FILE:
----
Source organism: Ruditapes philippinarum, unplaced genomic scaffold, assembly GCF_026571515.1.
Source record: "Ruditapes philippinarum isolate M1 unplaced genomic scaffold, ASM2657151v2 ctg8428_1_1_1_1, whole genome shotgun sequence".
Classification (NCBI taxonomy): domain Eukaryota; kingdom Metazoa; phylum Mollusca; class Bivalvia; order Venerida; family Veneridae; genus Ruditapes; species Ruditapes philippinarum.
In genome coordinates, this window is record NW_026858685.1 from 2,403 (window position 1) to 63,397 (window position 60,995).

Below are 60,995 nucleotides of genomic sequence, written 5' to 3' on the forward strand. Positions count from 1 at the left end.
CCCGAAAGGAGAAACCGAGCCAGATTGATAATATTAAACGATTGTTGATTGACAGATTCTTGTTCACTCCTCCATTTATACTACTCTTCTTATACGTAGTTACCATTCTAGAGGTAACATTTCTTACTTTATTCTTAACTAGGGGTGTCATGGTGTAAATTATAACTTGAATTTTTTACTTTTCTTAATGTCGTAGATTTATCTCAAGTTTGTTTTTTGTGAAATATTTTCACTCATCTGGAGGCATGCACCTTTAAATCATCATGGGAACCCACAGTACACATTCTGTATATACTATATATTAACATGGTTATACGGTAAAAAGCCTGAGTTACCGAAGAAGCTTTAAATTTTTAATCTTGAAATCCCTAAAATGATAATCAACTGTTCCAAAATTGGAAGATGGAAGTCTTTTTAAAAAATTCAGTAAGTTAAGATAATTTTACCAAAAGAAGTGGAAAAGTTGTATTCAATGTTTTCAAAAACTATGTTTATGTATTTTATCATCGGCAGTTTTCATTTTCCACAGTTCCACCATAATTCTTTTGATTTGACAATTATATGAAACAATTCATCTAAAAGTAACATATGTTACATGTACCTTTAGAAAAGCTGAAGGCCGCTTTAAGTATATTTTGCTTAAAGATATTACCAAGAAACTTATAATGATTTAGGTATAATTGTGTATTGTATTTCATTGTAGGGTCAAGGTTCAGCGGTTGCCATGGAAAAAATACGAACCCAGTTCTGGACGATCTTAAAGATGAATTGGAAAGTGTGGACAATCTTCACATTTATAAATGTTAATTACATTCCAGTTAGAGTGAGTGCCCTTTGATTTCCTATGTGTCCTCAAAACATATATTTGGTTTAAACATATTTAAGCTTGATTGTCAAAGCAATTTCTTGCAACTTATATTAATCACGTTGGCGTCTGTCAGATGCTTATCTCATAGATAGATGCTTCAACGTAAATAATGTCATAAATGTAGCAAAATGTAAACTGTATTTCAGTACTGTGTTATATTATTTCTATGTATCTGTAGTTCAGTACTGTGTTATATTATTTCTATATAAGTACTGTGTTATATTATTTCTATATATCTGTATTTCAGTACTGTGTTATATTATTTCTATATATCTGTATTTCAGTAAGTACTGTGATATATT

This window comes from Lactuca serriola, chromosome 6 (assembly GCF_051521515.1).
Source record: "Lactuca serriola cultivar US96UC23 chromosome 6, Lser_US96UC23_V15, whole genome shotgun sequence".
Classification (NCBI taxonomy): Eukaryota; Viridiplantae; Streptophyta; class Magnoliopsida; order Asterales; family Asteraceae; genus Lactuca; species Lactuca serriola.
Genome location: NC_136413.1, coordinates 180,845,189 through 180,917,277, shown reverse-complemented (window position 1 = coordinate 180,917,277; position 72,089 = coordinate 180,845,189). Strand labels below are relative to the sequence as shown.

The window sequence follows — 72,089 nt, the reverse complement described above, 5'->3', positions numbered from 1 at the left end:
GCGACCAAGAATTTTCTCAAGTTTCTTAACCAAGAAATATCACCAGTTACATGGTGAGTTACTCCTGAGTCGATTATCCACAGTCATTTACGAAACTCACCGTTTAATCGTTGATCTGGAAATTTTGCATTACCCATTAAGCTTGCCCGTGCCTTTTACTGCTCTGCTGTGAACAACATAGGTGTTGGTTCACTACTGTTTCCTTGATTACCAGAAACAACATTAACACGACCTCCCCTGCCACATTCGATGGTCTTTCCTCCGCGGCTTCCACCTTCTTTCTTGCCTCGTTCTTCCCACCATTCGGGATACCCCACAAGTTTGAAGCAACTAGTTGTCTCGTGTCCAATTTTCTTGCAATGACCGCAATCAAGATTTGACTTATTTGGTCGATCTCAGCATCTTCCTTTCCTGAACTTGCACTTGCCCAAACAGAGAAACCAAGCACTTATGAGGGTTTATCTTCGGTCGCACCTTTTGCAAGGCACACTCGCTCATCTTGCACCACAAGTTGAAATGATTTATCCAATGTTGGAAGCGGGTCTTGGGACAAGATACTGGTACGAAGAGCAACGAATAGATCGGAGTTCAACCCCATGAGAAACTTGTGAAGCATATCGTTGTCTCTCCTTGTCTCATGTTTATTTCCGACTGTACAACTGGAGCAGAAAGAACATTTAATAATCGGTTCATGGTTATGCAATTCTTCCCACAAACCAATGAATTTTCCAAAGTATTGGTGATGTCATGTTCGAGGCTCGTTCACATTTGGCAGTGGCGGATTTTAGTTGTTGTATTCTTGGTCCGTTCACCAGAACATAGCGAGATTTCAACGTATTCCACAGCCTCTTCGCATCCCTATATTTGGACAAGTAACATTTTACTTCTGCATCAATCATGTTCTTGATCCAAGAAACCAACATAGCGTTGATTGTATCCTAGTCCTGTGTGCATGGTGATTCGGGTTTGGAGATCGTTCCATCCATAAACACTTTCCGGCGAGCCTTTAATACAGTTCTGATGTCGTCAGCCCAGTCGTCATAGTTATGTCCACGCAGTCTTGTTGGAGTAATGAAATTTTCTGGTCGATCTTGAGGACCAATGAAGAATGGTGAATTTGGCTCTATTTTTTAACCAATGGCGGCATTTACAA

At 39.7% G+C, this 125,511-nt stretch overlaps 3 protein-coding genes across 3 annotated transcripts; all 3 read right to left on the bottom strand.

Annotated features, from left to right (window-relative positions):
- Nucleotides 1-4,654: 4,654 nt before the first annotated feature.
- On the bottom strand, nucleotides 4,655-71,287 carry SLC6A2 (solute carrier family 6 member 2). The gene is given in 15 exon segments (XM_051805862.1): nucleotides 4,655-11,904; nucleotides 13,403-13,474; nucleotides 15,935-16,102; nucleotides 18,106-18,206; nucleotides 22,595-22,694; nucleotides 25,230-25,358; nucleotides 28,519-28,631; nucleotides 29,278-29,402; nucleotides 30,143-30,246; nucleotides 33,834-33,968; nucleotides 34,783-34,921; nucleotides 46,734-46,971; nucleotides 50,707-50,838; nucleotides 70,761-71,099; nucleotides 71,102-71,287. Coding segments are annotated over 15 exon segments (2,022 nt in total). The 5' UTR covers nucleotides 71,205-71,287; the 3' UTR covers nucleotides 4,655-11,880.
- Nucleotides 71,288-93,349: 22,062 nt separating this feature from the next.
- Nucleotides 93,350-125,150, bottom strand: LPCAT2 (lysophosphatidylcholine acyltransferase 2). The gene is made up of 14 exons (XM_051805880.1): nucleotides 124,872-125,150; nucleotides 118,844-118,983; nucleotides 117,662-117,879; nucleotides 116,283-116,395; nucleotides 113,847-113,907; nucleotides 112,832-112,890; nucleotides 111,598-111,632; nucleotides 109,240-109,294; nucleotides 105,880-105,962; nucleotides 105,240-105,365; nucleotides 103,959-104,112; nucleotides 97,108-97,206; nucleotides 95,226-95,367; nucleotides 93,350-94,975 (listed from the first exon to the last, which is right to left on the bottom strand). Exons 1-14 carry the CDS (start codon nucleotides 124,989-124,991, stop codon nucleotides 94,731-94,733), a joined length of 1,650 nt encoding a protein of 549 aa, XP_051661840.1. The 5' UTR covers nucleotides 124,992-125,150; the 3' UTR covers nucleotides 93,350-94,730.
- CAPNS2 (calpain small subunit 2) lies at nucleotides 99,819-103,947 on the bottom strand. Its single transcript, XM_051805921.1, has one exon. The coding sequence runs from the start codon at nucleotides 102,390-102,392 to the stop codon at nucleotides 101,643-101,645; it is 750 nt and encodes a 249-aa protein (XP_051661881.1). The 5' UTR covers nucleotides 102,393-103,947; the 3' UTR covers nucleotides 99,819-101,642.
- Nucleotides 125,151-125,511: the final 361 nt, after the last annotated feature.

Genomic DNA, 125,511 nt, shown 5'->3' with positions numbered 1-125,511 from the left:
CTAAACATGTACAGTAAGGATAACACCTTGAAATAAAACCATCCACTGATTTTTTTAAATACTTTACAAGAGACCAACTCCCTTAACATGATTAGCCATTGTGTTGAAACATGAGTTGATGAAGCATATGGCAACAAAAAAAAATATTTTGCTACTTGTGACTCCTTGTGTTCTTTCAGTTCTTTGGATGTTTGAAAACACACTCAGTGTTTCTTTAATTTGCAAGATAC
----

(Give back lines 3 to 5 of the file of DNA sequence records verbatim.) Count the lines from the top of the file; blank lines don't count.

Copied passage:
Classification (NCBI taxonomy): domain Eukaryota; kingdom Metazoa; phylum Mollusca; class Bivalvia; order Venerida; family Veneridae; genus Ruditapes; species Ruditapes philippinarum.
In genome coordinates, this window is record NW_026858685.1 from 2,403 (window position 1) to 63,397 (window position 60,995).

Below are 60,995 nucleotides of genomic sequence, written 5' to 3' on the forward strand. Positions count from 1 at the left end.